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Congenital heart disease in adults

Medical Professionals

Professional Reference articles are designed for health professionals to use. They are written by UK doctors and based on research evidence, UK and European Guidelines. You may find one of our health articles more useful.

Synonyms: adult congenital heart disease (ACHD), grown-up congenital heart (GUCH) disease

With improvements in care and a decrease in child mortality associated with congenital heart disease, there are an increasing number of adults with congenital heart disease. The definition is the persistence of any structural abnormality present at birth that involves the heart and/or great vessels in adult life (beyond 16 years of age). Arrhythmia and cardiomyopathies are not included in this definition.1

Congenital heart disease includes:

See also the article on Congenital Heart Disease in Children.

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How common is congenital heart disease? (Epidemiology)2

The prevalence of congenital heart disease worldwide is about 9 per 1000 births, with substantial geographic variation.

While the prevalence of severe congenital heart defects is declining in many Western/developed countries due to fetal screening and pregnancy termination, overall prevalence on a global scale is increasing.

Due to medical, surgical, and technological improvements over the past decades, over 90% of individuals who are born with congenital heart disease now survive into adulthood. As a result, the prevalence of adult congenital heart disease has increased and now by far exceeds the number of children with congenital heart disease.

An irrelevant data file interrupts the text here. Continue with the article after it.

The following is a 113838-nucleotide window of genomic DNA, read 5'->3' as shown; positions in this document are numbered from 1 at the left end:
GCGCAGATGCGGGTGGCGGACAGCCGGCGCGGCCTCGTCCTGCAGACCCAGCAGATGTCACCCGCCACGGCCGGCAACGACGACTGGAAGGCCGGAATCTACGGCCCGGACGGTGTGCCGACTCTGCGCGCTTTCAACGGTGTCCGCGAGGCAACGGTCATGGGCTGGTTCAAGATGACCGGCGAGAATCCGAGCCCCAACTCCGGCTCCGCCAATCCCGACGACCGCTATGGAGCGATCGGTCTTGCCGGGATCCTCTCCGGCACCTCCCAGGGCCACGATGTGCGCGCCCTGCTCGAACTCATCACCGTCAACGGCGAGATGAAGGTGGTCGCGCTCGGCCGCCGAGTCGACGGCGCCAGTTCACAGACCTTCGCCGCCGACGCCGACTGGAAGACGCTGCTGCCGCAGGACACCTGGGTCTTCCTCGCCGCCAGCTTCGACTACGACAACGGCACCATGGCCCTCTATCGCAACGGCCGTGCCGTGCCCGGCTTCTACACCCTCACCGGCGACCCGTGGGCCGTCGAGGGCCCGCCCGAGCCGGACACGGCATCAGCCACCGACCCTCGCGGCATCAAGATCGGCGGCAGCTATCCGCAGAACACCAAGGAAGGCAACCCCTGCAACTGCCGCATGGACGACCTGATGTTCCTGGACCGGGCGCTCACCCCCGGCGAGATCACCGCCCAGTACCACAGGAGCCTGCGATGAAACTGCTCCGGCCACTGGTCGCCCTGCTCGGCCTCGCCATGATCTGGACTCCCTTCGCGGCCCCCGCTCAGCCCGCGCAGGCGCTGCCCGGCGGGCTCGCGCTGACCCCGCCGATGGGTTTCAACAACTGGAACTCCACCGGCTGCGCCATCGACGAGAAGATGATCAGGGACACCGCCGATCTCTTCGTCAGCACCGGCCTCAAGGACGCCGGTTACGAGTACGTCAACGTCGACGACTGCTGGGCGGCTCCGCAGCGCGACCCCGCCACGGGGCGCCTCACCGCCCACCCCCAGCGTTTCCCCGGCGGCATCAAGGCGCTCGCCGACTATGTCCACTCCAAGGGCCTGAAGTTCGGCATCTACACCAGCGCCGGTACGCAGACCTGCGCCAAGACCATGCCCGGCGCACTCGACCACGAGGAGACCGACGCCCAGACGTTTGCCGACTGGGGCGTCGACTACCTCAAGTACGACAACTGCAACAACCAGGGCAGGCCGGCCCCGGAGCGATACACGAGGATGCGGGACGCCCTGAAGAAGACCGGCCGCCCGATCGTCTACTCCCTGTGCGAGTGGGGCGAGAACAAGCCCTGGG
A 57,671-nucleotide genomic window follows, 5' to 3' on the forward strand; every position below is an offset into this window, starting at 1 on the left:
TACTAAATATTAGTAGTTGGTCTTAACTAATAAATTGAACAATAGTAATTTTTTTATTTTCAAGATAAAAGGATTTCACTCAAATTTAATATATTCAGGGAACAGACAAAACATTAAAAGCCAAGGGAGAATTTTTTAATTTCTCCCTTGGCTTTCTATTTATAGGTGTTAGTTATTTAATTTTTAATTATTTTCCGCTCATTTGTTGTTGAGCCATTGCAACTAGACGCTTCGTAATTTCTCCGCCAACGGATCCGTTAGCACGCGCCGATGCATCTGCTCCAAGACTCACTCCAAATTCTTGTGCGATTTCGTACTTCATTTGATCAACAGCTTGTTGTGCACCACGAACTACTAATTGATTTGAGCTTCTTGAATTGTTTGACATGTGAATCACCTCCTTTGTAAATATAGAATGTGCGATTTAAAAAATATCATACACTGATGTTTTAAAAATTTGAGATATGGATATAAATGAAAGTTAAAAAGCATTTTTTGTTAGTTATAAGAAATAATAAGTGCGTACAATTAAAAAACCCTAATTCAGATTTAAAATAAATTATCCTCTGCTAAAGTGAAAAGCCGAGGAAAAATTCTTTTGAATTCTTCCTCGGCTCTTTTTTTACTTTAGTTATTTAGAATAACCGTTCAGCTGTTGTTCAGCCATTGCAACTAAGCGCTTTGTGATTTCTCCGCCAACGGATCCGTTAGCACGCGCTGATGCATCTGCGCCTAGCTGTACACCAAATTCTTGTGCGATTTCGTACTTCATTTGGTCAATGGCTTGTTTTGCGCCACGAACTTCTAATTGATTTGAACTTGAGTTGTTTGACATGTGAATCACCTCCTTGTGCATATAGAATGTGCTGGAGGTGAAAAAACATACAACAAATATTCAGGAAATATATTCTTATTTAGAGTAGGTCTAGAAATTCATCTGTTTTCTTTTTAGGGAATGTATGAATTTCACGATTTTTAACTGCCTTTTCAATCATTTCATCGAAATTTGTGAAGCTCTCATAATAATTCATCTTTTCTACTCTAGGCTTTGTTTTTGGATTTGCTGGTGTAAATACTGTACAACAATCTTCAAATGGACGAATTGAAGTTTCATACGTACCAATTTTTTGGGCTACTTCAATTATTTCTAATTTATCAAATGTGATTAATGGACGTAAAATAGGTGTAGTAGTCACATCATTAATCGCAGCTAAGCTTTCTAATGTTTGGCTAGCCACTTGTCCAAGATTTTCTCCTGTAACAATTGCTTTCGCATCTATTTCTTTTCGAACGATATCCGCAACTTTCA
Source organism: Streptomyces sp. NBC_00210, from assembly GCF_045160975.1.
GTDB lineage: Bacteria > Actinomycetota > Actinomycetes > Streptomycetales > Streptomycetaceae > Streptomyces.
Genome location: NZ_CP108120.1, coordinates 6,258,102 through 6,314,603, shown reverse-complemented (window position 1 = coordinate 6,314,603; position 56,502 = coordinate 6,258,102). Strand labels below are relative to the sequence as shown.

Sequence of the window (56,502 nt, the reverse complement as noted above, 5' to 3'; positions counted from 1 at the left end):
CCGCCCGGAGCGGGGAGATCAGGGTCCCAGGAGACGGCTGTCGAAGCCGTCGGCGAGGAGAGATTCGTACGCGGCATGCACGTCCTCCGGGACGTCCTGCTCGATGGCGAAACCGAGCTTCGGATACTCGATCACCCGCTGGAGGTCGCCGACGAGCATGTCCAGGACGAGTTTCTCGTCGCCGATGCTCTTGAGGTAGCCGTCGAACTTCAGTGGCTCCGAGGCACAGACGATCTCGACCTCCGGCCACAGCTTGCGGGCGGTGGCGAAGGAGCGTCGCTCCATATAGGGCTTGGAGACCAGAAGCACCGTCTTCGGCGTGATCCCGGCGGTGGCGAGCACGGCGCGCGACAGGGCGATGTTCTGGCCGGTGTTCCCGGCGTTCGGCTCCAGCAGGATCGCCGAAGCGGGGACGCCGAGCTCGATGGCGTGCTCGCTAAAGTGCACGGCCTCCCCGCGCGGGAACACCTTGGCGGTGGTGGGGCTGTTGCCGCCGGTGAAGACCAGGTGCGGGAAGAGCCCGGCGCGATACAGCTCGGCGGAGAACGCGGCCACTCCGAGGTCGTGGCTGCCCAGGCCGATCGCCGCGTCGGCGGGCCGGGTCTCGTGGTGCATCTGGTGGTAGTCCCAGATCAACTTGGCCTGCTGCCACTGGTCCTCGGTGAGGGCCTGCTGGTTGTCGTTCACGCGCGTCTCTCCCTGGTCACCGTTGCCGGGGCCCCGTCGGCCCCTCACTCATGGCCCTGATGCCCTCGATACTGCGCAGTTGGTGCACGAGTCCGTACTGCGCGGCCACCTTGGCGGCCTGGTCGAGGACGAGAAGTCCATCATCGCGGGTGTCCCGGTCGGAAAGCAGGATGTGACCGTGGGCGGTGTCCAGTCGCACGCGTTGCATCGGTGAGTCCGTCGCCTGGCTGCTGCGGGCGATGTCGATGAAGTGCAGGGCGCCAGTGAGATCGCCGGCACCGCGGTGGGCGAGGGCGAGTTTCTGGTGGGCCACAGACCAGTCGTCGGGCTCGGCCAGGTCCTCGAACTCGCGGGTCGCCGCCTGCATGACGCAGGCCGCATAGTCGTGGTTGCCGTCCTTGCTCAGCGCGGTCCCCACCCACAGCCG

The diagnostic workup will depend on the individual presentation but will include:

  • Initial ECG, chest X-ray and routine blood tests such as full blood count and renal function.

  • Echocardiography.

  • Cardiovascular magnetic resonance imaging.

  • Cardiovascular computed tomography.

  • Cardiopulmonary exercise testing.

  • Biomarkers: serial testing of natriuretic peptides plays a role in identifying patients at risk for adverse events.

  • Further investigations as applicable, eg, cardiac catheterisation.

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Congenital heart disease treatment and management2

See also the links above for specific congenital heart defects, including management.

Management considerations will include:

  • Heart failure: the development of heart failure is a common problem affecting 20-50% of the adult congenital heart disease population, and is a main cause of death.3

  • Management of cardiac arrhythmias, and reduction of risk of sudden cardiac death.